I am descended from Charlemagne!
May 11, 2002 9:08 PM   Subscribe

I am descended from Charlemagne! And you are too. I found tantalizing ideas in this Atlantic Interview of Steve Olson. Unfortunately, his Atlantic article is not available (for free, anyways). He mentioned, in the interview, the work of Humphrys and Chang. A fwe Google searches later, among a labyrinth of pages about Royal descents, I FOUND! what I was looking for [More inside]
posted by vacapinta (12 comments total) 1 user marked this as a favorite
Humphrys is a geneaologist. Chang is a statistician who has constructed a mathematical model of ancestry.

If we define the Most Recent Common Ancestor (MRCA) as the most recent person in human history that is a common ancestor of *everyone* alive today then

Chang's model with Humphry's assumptions predicts:

- Our MRCA may be as recent as someone living in 1200 AD.

- Humphrys makes a strong case that Western Europe, with its strong mixing, may have a very recent MRCA.

- Before 700 AD, every single human is either ancestor of no one alive today, or ancestor of everyone alive today. So the Islamic Muhammad, the Irish/Celtic Niall of the Nine Hostages, the English/Saxon Cerdic, and the Continental/pre-Norman Charlemagne, are all ancestors of everyone alive today. In fact, the model predicts that 80 percent of the entire population at this time is an ancestor of everyone alive today.

- Between 700 AD and 1200 AD, every single human is either an ancestor of no one alive today, ancestor of everyone alive today, or ancestor of some people alive today.

- After 1200 AD, every single human is either ancestor of no one alive today, or ancestor of some people alive today.

Gladiator tidbit: About 80% of any group of Romans you might see depicted in history are your ancestors.
posted by vacapinta at 9:10 PM on May 11, 2002

This came up recently in a course I teach -- as a result of class discussions, I put up a page with some further information and plots from some new simulations. The basic result is very robust, and continues to apply (at somewhat larger time scales) even if most mating is local and there is very little exogamy.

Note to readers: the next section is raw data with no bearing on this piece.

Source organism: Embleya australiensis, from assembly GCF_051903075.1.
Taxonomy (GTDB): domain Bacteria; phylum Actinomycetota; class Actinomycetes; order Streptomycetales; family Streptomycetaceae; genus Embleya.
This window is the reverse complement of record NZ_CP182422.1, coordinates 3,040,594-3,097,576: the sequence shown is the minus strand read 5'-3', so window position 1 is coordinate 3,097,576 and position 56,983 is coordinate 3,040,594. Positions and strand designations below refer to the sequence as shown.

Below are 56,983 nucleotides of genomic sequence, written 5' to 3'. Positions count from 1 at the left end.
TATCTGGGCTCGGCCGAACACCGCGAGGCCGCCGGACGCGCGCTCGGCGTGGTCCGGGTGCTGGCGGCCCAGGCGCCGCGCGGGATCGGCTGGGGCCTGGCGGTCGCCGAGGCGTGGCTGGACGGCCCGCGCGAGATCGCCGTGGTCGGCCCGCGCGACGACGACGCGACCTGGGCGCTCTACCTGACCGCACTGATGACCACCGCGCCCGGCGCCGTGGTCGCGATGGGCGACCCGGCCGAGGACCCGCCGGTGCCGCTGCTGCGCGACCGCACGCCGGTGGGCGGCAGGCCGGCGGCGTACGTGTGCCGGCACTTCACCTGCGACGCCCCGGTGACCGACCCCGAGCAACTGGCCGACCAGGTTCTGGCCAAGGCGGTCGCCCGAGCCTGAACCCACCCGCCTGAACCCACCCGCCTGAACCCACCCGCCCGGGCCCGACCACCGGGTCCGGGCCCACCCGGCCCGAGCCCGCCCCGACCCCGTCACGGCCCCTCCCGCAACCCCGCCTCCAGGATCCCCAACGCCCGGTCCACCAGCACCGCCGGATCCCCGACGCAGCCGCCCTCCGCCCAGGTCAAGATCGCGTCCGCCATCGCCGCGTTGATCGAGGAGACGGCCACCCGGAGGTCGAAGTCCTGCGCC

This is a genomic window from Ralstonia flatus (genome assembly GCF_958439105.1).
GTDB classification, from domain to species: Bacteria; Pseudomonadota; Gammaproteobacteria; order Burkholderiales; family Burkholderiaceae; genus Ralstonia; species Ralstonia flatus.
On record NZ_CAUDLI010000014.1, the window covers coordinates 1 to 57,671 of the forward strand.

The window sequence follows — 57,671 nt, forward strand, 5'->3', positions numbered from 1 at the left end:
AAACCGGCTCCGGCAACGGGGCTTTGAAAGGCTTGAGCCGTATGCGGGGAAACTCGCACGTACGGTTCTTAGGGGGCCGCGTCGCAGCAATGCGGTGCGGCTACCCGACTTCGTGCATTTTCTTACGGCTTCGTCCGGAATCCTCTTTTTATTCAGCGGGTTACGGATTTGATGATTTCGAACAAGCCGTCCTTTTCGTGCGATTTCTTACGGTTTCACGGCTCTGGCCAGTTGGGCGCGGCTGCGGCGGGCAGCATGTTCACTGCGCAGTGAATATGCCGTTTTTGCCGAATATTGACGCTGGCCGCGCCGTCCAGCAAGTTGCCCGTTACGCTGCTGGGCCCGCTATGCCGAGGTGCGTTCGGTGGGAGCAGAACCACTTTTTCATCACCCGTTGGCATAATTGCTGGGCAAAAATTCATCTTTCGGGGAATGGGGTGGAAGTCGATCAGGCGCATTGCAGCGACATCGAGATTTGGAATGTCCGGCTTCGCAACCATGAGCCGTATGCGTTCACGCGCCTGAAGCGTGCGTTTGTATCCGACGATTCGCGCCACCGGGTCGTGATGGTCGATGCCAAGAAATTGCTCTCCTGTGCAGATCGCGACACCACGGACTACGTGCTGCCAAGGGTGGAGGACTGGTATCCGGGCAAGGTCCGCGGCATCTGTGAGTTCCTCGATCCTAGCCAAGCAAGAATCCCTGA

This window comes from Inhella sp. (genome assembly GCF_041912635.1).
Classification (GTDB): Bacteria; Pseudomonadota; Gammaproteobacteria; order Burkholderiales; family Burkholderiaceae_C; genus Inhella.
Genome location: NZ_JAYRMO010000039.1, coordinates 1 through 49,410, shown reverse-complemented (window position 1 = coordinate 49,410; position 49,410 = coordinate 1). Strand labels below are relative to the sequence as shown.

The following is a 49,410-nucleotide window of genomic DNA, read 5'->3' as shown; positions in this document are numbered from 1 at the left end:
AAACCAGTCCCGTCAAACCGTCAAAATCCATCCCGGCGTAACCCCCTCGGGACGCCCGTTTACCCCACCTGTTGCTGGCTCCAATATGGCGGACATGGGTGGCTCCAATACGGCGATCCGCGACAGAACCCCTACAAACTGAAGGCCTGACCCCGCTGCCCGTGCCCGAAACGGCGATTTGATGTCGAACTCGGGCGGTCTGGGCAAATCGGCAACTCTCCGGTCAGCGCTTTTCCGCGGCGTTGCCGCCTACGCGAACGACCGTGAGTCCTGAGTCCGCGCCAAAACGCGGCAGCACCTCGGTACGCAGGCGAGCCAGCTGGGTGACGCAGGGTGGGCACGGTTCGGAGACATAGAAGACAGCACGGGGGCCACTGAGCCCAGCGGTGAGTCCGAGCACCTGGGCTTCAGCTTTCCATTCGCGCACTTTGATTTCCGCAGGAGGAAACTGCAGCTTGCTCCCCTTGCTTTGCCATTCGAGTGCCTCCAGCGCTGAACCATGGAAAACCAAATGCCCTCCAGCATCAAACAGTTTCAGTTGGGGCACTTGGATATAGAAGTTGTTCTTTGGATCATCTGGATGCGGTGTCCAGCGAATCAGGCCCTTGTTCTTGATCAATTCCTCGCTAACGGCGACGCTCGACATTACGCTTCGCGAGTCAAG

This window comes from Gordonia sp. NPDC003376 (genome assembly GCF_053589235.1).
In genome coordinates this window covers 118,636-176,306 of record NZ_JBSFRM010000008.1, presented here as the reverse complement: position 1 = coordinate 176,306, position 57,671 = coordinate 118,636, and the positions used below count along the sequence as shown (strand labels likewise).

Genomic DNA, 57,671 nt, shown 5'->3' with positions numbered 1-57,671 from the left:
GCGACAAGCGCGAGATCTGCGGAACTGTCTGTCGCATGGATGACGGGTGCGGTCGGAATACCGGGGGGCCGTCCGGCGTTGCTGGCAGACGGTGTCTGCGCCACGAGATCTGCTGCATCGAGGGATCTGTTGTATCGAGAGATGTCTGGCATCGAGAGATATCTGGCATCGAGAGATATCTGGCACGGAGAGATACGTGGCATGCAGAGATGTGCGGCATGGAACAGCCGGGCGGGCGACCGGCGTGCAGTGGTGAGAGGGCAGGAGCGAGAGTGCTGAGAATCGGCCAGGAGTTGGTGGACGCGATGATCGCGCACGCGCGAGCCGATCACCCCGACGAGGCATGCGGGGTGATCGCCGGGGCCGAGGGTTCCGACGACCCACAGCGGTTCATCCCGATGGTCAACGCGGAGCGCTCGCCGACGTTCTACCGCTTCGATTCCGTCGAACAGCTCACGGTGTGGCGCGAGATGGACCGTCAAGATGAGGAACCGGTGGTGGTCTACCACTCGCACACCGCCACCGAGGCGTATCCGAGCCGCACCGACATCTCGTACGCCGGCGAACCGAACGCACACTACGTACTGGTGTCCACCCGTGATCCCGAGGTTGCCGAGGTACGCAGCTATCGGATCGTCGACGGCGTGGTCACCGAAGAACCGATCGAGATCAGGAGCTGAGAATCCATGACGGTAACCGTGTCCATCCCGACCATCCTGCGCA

posted by myl at 9:37 PM on May 11, 2002

So how does this work if you're a Native American or Chinese?
posted by Poagao at 9:53 PM on May 11, 2002

damn, there goes my hobby....
posted by geneablogy at 10:54 PM on May 11, 2002

and then, recent human genome mapping indicates that all humans are essentially brothers, at least on the genetic level...
posted by bwg at 3:59 AM on May 12, 2002

and then, recent human genome mapping indicates that all humans are essentially brothers, at least on the genetic level...

The difference is that the "most recent common ancestor(s)" uncovered by genetic comparisons (e.g. "mitochondrial Eve") lived about 200,000 years ago. By contrast, Chang and others posit "most recent common ancestors" that are a couple of orders of magnitude more recent, roughly a thousand years ago or so.

This difference is why biologists tend to be skeptical and even upset by Chang's results. But it arises because the data and models used in genetic comparisons consider only one-parent descent (e.g. in the maternal line for "mitochondrial Eve") while Chang models two-parent descent.
posted by myl at 4:31 AM on May 12, 2002

How long before everyone on earth is related to me? (Or you.)

According to Chang's theorem: with about 80% probability, and assuming random mating and constant population size, everyone will be descended from you after about 1.77 * log2(N) generations, where N is the population size. With 20% probability, no one will be descended from you.